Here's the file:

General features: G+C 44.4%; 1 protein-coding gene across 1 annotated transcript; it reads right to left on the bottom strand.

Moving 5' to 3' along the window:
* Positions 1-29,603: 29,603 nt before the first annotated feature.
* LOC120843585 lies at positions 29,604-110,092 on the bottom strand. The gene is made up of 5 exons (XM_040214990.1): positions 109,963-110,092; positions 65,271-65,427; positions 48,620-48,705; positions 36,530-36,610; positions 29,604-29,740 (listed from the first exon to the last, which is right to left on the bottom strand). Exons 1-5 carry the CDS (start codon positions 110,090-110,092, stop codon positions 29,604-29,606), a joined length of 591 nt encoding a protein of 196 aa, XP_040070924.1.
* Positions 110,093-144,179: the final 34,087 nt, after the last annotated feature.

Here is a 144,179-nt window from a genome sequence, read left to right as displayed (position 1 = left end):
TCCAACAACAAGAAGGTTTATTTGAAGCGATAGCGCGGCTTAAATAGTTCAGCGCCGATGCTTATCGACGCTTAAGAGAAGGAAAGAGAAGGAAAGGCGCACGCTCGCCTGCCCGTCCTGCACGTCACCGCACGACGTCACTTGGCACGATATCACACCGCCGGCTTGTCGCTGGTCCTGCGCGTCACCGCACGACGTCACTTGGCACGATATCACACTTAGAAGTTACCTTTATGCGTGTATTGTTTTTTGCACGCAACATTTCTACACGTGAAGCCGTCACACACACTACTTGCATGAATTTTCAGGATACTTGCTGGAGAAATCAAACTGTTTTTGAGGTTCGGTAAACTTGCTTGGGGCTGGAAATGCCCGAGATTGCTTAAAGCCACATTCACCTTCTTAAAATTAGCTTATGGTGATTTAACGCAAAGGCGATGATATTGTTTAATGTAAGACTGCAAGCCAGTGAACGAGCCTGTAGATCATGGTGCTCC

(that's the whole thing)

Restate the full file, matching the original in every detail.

General features: G+C 44.4%; 1 protein-coding gene across 1 annotated transcript; it reads right to left on the bottom strand.

Moving 5' to 3' along the window:
* Positions 1-29,603: 29,603 nt before the first annotated feature.
* LOC120843585 lies at positions 29,604-110,092 on the bottom strand. The gene is made up of 5 exons (XM_040214990.1): positions 109,963-110,092; positions 65,271-65,427; positions 48,620-48,705; positions 36,530-36,610; positions 29,604-29,740 (listed from the first exon to the last, which is right to left on the bottom strand). Exons 1-5 carry the CDS (start codon positions 110,090-110,092, stop codon positions 29,604-29,606), a joined length of 591 nt encoding a protein of 196 aa, XP_040070924.1.
* Positions 110,093-144,179: the final 34,087 nt, after the last annotated feature.

Here is a 144,179-nt window from a genome sequence, read left to right as displayed (position 1 = left end):
TCCAACAACAAGAAGGTTTATTTGAAGCGATAGCGCGGCTTAAATAGTTCAGCGCCGATGCTTATCGACGCTTAAGAGAAGGAAAGAGAAGGAAAGGCGCACGCTCGCCTGCCCGTCCTGCACGTCACCGCACGACGTCACTTGGCACGATATCACACCGCCGGCTTGTCGCTGGTCCTGCGCGTCACCGCACGACGTCACTTGGCACGATATCACACTTAGAAGTTACCTTTATGCGTGTATTGTTTTTTGCACGCAACATTTCTACACGTGAAGCCGTCACACACACTACTTGCATGAATTTTCAGGATACTTGCTGGAGAAATCAAACTGTTTTTGAGGTTCGGTAAACTTGCTTGGGGCTGGAAATGCCCGAGATTGCTTAAAGCCACATTCACCTTCTTAAAATTAGCTTATGGTGATTTAACGCAAAGGCGATGATATTGTTTAATGTAAGACTGCAAGCCAGTGAACGAGCCTGTAGATCATGGTGCTCC